Another Tabat story is brewing, this time explaining one of the city’s architectural features: the ninety-nine statues of figures from the history of Tabat, commissioned by a Duke to be placed along Salt Road. A mystery arises – what is it about the 99th statue that sets it apart from its fellows? Here’s a snippet from the beginning:
It was one of those rainy days that make up most of Tabat’s spring, a day when the clouds hung so low that the city’s upper terraces were shrouded in fog. When Nicolas started up the foot of Salt Road, it was clear, but as he ascended, the white mist around him thickened and he found himself breathing in cold moisture that made his lungs feel as sodden as the thick wool coat he had imprudently chosen that morning, thinking it would snow and he’d want the warmth.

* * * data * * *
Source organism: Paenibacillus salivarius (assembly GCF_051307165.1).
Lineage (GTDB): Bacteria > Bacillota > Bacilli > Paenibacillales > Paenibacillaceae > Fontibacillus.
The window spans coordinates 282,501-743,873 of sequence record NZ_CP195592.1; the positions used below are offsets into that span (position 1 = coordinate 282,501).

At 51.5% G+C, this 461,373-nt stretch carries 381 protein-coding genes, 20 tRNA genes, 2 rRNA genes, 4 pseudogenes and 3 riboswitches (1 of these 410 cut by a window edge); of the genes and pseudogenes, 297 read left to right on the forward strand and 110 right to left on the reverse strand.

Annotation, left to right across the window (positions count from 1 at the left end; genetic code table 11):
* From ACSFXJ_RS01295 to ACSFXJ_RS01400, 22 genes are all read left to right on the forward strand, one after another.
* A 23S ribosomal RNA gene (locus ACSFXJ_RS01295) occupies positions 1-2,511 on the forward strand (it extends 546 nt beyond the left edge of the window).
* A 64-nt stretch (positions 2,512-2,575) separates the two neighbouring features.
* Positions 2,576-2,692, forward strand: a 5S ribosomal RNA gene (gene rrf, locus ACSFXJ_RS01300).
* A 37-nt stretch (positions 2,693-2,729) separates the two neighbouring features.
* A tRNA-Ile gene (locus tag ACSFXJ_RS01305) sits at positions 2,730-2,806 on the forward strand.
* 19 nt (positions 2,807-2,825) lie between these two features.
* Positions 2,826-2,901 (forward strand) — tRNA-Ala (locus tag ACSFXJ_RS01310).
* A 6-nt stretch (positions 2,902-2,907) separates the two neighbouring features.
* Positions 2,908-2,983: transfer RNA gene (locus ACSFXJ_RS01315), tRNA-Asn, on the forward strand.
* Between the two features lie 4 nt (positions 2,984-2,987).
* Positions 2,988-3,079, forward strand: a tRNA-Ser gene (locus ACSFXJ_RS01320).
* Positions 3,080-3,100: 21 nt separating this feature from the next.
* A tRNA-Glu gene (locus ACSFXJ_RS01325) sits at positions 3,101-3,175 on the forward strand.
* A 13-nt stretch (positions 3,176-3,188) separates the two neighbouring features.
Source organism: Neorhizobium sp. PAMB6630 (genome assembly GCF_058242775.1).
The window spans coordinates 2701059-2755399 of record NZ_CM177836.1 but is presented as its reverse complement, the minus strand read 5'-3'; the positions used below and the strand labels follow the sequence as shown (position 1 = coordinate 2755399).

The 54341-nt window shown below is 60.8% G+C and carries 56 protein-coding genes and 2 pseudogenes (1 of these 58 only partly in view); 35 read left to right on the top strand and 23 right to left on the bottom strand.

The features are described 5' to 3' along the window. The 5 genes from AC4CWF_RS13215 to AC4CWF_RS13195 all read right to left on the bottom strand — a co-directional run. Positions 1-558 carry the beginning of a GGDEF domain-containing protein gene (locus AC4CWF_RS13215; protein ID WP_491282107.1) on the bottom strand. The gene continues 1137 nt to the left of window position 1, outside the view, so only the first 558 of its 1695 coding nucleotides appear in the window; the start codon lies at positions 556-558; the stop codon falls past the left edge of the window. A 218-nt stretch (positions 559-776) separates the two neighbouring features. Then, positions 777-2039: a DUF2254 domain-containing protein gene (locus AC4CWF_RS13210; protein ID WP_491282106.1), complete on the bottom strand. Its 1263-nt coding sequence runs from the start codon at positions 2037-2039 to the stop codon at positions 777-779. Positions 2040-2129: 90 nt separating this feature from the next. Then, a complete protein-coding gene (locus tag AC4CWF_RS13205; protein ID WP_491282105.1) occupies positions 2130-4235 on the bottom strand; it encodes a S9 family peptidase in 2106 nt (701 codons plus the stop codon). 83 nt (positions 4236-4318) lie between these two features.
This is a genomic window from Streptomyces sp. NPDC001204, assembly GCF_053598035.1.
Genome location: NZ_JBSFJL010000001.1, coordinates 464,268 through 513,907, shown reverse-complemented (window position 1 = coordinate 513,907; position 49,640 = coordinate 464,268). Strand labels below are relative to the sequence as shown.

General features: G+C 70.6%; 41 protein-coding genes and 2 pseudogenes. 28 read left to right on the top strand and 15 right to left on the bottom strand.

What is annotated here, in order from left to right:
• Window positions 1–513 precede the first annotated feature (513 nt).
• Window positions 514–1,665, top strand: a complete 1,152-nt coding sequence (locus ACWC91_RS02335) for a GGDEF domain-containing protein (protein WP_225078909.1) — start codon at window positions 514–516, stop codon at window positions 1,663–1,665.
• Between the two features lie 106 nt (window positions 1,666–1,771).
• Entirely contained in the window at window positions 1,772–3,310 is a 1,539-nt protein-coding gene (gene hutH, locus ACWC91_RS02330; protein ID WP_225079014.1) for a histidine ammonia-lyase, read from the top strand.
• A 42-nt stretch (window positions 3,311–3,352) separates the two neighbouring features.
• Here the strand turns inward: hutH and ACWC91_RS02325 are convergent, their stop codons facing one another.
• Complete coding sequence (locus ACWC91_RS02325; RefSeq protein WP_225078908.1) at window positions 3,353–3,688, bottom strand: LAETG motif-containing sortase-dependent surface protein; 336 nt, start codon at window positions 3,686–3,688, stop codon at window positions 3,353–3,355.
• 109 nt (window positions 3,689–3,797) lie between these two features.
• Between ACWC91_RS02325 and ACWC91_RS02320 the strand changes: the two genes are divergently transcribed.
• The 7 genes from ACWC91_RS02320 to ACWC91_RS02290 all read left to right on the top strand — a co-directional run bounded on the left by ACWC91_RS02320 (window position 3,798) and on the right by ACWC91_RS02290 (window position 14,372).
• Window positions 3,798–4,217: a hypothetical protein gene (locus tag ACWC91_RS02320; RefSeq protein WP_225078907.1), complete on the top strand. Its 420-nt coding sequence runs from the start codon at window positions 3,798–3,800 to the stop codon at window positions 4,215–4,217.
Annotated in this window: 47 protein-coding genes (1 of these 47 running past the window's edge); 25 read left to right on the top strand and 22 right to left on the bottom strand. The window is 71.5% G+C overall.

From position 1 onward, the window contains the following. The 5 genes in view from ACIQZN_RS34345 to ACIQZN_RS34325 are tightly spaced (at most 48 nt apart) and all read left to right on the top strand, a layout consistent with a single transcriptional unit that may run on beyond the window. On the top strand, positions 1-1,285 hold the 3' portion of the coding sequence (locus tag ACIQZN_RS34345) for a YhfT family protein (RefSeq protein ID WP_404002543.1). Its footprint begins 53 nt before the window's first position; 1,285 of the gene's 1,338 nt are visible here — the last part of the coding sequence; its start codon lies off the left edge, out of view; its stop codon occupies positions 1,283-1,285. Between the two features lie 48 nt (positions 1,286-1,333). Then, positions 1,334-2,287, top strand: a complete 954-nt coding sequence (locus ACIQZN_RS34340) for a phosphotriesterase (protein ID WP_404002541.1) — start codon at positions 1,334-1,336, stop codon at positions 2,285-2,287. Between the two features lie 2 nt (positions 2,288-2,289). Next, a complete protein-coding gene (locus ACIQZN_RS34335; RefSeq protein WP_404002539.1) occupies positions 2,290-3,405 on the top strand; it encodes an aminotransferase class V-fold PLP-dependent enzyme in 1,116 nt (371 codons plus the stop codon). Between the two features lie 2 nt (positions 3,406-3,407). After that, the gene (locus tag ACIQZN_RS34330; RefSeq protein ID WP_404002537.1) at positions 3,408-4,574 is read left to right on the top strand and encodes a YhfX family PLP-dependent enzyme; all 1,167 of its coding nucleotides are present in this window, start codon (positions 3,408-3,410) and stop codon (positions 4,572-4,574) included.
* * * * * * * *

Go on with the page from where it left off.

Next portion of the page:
He shivered and glanced sideways and slightly down at his companion. Feniker marched along with his hands in his pockets, smugly dry in his oilskin cloak and waxed leather boots, both brand new. An elaborate cockade was pinned to the black fabric’s breast.
“I see the Duke has chosen to outfit you,” Nicolas said.
Feniker glanced down at himself. “This is what all the expeditions are equipped with. Nothing but the best.”
“Still planning on going?” Nicolas asked. He regretted the words as soon as they left his lips, but Feniker didn’t reply, just nodded and kept on walking.
Nicolas kept his pace in step with his friend’s, despite the discrepancy in their heights. He hunted for a safe topic of conversation but everything seemed fraught, tinted with departure.
By now, they could barely see the street, surrounded by a wall of meaninglessness, robbed of any sign of wall or fence or street-sign. The cobbles underfoot were slick with moisture. Tonight when the temperature dropped, Nicolas knew, they would become black ice, and most of the city would come to a standstill, with only the lines of the trams moving up and down the terraces.